Because it applies to 10 percent of the salary level, this means that up to $91.30 in nondiscretionary bonus and incentive payments per week, or $4,747.60 in nondiscretionary bonus and incentive payments per year, paid no less frequently than on a quarterly basis, can count toward meeting the $47,476 threshold. This also means that even if the employer can make use of the full 10 percent, the employee still will need to receive a salary of at least $821.70 per week, or $42,728.40 per year.
The regulations also allow employers to make a catch-up payment at the end of a quarter to make up any shortfall in the nondiscretionary 10 percent portion of the salary amount. If, by the last pay period of the quarter, the sum of the employee’s actual weekly salary, plus received nondiscretionary bonus, incentive, and/or commission payments, does not equal $11,869 (i.e., 13 times the weekly minimum of $913), an employer may make one final payment to reach the $11,869 level no later than the next pay period after the end of the quarter. Any such final payment made after the end of the 13-week period may count only toward the prior quarter’s salary amount and not toward the salary amount in the quarter it was paid.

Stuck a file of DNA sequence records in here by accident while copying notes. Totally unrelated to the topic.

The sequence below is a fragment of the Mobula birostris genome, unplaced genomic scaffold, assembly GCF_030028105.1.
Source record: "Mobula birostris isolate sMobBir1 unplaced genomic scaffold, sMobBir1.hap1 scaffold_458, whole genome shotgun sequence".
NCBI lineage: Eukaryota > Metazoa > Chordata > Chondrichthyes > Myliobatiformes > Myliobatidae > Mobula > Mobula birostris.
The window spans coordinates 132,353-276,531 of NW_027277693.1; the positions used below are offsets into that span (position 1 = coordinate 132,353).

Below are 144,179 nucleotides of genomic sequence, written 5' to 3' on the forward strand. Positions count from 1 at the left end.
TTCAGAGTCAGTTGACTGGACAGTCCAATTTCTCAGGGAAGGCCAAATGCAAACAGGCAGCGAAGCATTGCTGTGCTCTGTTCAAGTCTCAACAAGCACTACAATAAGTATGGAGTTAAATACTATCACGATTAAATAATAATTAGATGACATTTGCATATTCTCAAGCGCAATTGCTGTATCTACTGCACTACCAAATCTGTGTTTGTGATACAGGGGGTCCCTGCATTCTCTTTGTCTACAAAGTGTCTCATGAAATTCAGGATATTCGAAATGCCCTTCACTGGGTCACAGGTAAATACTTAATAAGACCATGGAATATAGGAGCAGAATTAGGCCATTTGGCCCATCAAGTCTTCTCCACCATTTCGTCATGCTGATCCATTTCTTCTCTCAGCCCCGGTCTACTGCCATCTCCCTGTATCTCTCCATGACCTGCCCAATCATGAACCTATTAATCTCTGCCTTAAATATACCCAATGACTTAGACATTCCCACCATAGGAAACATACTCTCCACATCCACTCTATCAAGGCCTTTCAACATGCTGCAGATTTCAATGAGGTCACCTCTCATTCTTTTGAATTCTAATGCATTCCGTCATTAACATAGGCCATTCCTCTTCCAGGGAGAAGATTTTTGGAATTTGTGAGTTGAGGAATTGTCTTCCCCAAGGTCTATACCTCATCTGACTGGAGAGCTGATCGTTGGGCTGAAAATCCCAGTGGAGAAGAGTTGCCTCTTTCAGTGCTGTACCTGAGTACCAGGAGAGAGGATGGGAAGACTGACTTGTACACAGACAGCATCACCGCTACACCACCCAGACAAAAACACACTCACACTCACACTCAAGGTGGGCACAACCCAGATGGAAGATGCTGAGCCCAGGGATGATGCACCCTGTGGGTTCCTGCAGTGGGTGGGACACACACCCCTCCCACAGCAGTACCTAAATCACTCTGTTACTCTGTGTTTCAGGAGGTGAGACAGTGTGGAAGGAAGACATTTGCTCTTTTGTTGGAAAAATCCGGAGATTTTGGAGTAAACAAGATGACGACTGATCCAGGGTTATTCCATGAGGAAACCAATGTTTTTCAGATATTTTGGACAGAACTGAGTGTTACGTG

Employers should note that although nondiscretionary bonuses, commissions, and other incentive payments will still count toward the total compensation requirements for the highly compensated employee exemption, they cannot count such payments toward the minimum salary requirements for the highly compensated employee exemption.
Total Compensation and Salary Level Indexing
In addition to the executive, administrative, and professional exemptions, another exemption in Part 541 is the highly compensated employee (HCE) exemption. Besides meeting a minimal duties test, an HCE’s total annual compensation under the current (i.e., 2004) regulations must be at least $100,000, of which at least $455 per week must be in the form of a salary. Under the final regulations, the new minimum total compensation threshold is $134,004, of which at least $913 per week must be in the form of salary.
The final rule also indexes the total compensation and salary level requirements for the HCE exemption every three years, consistent with the timing of the indexing of the minimum salary level for the executive, administrative, and professional exemptions.
No Changes to the Duties Test